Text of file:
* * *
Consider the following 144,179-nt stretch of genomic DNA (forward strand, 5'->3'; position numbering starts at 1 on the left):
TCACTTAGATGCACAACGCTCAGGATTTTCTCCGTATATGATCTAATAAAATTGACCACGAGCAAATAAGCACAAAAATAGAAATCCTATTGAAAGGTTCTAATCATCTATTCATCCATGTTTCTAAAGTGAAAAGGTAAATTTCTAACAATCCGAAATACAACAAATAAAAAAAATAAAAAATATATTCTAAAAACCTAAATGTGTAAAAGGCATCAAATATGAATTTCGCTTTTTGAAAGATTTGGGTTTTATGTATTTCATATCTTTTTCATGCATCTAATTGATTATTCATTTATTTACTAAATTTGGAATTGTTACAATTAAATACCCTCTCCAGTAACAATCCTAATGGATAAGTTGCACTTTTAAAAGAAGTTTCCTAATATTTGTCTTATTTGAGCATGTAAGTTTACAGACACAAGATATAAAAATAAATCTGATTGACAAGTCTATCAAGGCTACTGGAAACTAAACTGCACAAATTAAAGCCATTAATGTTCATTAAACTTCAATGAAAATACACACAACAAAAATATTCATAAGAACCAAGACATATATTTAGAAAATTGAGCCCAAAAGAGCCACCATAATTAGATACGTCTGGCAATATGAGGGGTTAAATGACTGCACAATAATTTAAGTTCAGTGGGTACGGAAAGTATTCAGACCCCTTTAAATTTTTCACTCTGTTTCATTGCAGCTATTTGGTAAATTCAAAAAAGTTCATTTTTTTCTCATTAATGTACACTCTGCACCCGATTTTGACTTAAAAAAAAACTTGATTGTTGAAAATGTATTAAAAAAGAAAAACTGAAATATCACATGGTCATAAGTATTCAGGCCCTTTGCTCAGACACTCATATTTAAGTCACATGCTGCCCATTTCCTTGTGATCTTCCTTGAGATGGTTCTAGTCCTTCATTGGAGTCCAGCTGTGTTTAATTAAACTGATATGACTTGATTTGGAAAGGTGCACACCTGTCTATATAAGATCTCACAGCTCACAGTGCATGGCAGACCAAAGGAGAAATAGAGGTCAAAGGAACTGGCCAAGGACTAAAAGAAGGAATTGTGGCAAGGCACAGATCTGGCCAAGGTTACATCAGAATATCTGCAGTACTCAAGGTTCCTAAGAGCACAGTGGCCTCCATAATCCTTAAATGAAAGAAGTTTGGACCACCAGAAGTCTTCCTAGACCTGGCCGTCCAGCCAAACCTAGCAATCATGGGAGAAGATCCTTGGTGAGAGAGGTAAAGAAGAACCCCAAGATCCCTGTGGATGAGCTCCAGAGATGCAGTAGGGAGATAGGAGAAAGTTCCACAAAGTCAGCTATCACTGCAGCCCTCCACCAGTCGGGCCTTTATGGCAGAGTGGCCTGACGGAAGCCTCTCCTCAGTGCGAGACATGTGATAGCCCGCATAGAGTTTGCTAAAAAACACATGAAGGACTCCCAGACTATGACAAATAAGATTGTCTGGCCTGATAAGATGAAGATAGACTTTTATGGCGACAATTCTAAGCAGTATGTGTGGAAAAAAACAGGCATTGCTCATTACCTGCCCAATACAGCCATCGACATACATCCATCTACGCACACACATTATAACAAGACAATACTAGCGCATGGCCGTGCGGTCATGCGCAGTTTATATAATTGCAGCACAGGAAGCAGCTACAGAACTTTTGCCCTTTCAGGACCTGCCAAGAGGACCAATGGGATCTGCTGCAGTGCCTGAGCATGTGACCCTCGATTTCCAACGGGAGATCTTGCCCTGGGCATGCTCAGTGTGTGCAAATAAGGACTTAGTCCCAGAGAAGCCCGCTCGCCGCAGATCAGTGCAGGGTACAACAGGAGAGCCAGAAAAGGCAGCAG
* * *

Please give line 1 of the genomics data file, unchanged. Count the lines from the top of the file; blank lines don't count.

Consider the following 144,179-nt stretch of genomic DNA (forward strand, 5'->3'; position numbering starts at 1 on the left):